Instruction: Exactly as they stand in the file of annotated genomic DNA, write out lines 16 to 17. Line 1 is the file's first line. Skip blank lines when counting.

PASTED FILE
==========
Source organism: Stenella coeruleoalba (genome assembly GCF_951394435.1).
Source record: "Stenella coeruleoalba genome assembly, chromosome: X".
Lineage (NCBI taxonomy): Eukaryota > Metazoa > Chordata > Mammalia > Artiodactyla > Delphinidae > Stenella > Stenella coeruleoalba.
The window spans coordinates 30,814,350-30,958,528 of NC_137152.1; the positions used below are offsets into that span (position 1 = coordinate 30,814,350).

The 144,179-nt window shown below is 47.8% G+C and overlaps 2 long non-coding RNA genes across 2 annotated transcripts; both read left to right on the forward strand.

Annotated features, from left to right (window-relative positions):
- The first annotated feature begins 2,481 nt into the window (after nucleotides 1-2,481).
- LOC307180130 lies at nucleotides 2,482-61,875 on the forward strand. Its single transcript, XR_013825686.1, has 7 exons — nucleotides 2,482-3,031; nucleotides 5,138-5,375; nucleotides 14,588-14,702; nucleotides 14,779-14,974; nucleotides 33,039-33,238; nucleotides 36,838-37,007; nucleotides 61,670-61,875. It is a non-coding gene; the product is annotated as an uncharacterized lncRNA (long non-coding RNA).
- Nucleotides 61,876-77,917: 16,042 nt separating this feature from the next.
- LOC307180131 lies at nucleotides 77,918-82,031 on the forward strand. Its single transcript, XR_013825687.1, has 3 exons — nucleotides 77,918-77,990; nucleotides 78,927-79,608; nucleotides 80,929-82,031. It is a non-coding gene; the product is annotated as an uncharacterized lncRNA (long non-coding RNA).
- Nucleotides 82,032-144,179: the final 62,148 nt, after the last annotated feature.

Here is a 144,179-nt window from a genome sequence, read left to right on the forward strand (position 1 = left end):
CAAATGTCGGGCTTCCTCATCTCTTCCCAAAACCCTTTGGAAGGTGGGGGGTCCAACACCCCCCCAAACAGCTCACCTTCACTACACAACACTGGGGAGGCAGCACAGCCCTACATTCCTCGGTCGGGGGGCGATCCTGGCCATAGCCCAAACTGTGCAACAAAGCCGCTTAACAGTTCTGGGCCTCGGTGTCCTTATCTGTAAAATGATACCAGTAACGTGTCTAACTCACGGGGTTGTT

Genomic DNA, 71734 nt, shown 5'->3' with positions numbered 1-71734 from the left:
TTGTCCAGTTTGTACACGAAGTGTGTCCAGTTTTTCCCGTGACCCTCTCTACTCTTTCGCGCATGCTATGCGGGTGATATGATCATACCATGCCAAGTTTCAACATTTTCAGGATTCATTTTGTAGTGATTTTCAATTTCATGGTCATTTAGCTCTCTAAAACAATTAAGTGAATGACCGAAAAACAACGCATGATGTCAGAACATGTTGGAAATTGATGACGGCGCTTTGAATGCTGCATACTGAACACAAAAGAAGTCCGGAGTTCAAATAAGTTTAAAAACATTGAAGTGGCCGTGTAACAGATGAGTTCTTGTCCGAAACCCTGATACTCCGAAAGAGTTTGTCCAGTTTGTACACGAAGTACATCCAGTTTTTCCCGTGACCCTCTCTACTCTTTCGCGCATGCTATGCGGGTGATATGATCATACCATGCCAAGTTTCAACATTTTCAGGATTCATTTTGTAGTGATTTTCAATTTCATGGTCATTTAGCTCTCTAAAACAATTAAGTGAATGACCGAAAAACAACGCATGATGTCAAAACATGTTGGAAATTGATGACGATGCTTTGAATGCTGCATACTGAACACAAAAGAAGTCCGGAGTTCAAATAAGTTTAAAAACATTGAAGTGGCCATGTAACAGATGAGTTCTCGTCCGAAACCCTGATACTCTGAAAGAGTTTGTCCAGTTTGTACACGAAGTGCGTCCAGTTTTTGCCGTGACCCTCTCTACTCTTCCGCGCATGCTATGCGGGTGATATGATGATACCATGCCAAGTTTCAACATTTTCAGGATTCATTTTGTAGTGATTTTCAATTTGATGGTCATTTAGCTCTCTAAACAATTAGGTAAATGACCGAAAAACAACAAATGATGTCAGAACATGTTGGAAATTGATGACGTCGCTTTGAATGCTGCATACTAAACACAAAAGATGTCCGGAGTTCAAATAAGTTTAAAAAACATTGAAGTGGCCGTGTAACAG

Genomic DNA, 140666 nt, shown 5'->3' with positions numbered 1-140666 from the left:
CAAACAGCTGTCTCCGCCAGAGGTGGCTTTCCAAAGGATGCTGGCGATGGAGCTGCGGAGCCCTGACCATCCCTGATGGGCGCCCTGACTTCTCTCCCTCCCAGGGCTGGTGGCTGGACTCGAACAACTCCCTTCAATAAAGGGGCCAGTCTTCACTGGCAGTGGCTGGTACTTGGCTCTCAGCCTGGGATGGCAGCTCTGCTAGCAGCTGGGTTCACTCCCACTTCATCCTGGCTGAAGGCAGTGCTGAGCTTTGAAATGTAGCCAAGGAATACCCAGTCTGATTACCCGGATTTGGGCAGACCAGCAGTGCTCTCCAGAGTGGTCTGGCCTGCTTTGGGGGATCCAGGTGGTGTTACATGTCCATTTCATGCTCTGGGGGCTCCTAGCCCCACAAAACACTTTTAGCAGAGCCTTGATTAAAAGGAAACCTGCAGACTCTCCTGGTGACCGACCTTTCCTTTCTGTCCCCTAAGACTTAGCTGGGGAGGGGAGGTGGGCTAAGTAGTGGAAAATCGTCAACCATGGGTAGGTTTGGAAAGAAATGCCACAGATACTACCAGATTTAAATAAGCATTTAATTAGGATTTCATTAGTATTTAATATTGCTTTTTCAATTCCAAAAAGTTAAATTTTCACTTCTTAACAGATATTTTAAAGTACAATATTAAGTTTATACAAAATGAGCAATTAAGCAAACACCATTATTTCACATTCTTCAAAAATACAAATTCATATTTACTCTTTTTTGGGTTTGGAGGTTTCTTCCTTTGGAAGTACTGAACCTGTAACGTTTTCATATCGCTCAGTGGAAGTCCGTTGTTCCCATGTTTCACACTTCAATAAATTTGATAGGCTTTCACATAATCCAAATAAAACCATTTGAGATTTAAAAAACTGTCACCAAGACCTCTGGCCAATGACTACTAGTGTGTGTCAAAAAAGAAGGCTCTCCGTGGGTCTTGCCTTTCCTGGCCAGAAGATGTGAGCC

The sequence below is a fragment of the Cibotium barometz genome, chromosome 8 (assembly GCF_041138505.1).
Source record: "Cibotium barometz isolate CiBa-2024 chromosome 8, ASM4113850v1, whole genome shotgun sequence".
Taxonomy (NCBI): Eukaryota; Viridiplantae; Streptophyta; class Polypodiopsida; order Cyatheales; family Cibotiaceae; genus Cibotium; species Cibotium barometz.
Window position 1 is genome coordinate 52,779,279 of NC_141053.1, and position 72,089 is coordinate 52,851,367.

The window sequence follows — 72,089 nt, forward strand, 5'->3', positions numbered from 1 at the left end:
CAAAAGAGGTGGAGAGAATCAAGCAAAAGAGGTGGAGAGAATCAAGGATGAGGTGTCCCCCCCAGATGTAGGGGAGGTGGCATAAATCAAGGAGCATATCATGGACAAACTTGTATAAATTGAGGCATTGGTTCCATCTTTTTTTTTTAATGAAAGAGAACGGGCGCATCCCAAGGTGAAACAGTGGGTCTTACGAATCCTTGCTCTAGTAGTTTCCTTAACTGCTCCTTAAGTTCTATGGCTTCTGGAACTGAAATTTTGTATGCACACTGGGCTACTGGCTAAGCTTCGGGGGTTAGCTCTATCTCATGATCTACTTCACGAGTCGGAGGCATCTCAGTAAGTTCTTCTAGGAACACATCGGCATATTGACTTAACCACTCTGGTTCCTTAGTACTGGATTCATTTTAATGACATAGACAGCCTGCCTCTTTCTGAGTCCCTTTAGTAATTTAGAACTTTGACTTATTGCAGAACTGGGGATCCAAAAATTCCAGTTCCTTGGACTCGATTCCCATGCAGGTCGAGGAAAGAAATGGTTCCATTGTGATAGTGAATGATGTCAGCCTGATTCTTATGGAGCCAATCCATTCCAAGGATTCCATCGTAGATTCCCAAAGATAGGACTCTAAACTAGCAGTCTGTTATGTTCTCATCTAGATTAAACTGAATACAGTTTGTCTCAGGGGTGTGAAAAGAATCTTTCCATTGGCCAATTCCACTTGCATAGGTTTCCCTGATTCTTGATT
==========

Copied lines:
Genomic DNA, 140666 nt, shown 5'->3' with positions numbered 1-140666 from the left:
CAAACAGCTGTCTCCGCCAGAGGTGGCTTTCCAAAGGATGCTGGCGATGGAGCTGCGGAGCCCTGACCATCCCTGATGGGCGCCCTGACTTCTCTCCCTCCCAGGGCTGGTGGCTGGACTCGAACAACTCCCTTCAATAAAGGGGCCAGTCTTCACTGGCAGTGGCTGGTACTTGGCTCTCAGCCTGGGATGGCAGCTCTGCTAGCAGCTGGGTTCACTCCCACTTCATCCTGGCTGAAGGCAGTGCTGAGCTTTGAAATGTAGCCAAGGAATACCCAGTCTGATTACCCGGATTTGGGCAGACCAGCAGTGCTCTCCAGAGTGGTCTGGCCTGCTTTGGGGGATCCAGGTGGTGTTACATGTCCATTTCATGCTCTGGGGGCTCCTAGCCCCACAAAACACTTTTAGCAGAGCCTTGATTAAAAGGAAACCTGCAGACTCTCCTGGTGACCGACCTTTCCTTTCTGTCCCCTAAGACTTAGCTGGGGAGGGGAGGTGGGCTAAGTAGTGGAAAATCGTCAACCATGGGTAGGTTTGGAAAGAAATGCCACAGATACTACCAGATTTAAATAAGCATTTAATTAGGATTTCATTAGTATTTAATATTGCTTTTTCAATTCCAAAAAGTTAAATTTTCACTTCTTAACAGATATTTTAAAGTACAATATTAAGTTTATACAAAATGAGCAATTAAGCAAACACCATTATTTCACATTCTTCAAAAATACAAATTCATATTTACTCTTTTTTGGGTTTGGAGGTTTCTTCCTTTGGAAGTACTGAACCTGTAACGTTTTCATATCGCTCAGTGGAAGTCCGTTGTTCCCATGTTTCACACTTCAATAAATTTGATAGGCTTTCACATAATCCAAATAAAACCATTTGAGATTTAAAAAACTGTCACCAAGACCTCTGGCCAATGACTACTAGTGTGTGTCAAAAAAGAAGGCTCTCCGTGGGTCTTGCCTTTCCTGGCCAGAAGATGTGAGCC